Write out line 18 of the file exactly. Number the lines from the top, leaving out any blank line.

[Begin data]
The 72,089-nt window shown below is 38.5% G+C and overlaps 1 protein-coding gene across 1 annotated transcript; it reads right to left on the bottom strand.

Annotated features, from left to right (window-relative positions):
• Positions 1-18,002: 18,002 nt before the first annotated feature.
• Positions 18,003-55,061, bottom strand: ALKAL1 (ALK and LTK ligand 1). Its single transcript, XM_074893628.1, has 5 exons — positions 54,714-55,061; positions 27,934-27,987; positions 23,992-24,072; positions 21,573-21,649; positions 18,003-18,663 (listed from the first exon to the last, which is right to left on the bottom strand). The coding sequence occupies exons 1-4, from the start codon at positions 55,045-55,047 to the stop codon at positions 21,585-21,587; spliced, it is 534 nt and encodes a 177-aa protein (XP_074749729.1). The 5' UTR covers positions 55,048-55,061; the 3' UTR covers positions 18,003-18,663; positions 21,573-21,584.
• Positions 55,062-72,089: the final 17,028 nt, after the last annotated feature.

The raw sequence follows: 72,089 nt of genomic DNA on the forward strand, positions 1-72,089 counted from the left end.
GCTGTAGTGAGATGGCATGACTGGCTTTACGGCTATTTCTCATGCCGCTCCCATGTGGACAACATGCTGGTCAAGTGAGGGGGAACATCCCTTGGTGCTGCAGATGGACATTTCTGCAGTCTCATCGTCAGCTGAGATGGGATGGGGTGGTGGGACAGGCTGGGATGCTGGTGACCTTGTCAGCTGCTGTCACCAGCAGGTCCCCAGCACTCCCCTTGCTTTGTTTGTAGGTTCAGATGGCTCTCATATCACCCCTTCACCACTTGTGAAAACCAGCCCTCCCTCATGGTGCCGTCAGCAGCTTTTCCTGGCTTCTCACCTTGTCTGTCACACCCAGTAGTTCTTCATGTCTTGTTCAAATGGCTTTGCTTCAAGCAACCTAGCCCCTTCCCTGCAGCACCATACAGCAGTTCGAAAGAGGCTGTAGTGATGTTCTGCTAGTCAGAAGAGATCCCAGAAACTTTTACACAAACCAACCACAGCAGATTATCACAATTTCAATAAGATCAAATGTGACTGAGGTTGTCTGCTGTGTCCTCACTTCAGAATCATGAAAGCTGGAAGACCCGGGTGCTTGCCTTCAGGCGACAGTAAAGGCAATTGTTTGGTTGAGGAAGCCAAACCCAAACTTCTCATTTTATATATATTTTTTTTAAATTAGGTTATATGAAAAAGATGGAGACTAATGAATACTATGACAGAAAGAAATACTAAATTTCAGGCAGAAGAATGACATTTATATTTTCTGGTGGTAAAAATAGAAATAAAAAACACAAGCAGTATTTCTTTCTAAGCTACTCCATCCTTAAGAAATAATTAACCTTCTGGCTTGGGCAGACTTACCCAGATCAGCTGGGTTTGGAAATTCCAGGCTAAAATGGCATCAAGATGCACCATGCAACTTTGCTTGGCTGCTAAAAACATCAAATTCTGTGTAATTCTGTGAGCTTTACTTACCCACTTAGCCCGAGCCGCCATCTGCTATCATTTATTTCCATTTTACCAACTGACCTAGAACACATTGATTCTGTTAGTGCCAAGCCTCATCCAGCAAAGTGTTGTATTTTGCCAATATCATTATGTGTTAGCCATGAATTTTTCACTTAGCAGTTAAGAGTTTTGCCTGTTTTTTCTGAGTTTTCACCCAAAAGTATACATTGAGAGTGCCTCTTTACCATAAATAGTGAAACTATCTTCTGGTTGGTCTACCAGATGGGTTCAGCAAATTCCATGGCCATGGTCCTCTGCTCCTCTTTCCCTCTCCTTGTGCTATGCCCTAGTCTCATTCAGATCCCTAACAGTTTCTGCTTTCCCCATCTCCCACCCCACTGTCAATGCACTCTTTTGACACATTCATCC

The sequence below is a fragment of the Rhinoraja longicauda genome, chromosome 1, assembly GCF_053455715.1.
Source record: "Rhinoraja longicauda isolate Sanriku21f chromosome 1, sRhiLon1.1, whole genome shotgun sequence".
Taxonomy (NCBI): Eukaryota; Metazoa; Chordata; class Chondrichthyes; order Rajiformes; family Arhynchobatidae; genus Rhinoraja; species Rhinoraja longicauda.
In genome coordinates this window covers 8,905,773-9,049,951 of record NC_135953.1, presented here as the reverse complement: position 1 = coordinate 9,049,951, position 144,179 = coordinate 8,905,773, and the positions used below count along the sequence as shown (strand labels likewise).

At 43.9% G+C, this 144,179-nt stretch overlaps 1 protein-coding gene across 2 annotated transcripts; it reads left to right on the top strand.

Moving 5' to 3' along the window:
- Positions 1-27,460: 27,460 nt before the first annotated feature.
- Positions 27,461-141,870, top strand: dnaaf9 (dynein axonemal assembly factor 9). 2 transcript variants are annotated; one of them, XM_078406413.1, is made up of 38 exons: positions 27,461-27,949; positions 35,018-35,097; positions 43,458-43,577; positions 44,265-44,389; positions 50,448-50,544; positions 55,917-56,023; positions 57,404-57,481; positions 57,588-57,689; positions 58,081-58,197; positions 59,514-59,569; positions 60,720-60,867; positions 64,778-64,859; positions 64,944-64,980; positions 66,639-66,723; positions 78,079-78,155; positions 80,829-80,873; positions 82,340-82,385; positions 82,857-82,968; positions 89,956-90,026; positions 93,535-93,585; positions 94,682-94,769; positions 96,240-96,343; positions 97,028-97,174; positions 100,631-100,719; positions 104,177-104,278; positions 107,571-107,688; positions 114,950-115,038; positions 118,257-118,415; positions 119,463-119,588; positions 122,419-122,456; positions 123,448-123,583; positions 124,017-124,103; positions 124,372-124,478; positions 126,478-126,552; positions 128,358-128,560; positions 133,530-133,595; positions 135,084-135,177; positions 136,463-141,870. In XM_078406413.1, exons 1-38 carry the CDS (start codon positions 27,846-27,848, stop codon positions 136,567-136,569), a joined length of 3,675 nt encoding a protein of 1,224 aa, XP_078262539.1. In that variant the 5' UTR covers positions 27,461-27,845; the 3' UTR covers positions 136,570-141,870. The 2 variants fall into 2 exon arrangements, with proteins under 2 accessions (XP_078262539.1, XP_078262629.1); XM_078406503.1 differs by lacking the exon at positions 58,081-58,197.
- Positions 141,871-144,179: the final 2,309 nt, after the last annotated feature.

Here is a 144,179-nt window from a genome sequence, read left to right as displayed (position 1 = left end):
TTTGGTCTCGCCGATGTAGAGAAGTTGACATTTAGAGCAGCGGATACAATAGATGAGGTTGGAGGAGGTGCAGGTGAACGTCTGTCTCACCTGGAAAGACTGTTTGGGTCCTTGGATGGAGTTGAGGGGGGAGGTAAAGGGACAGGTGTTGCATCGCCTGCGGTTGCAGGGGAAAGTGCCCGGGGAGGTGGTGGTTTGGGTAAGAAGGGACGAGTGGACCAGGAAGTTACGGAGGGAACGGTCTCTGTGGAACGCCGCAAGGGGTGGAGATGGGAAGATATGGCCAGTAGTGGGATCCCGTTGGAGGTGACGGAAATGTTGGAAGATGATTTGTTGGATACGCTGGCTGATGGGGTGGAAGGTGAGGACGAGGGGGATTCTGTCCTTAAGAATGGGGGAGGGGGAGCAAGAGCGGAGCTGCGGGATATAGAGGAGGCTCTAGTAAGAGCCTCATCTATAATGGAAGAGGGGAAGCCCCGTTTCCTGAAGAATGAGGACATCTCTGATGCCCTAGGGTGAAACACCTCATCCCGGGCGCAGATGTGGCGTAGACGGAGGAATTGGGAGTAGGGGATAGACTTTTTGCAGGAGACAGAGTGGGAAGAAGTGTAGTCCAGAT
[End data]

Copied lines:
TTTGGTCTCGCCGATGTAGAGAAGTTGACATTTAGAGCAGCGGATACAATAGATGAGGTTGGAGGAGGTGCAGGTGAACGTCTGTCTCACCTGGAAAGACTGTTTGGGTCCTTGGATGGAGTTGAGGGGGGAGGTAAAGGGACAGGTGTTGCATCGCCTGCGGTTGCAGGGGAAAGTGCCCGGGGAGGTGGTGGTTTGGGTAAGAAGGGACGAGTGGACCAGGAAGTTACGGAGGGAACGGTCTCTGTGGAACGCCGCAAGGGGTGGAGATGGGAAGATATGGCCAGTAGTGGGATCCCGTTGGAGGTGACGGAAATGTTGGAAGATGATTTGTTGGATACGCTGGCTGATGGGGTGGAAGGTGAGGACGAGGGGGATTCTGTCCTTAAGAATGGGGGAGGGGGAGCAAGAGCGGAGCTGCGGGATATAGAGGAGGCTCTAGTAAGAGCCTCATCTATAATGGAAGAGGGGAAGCCCCGTTTCCTGAAGAATGAGGACATCTCTGATGCCCTAGGGTGAAACACCTCATCCCGGGCGCAGATGTGGCGTAGACGGAGGAATTGGGAGTAGGGGATAGACTTTTTGCAGGAGACAGAGTGGGAAGAAGTGTAGTCCAGAT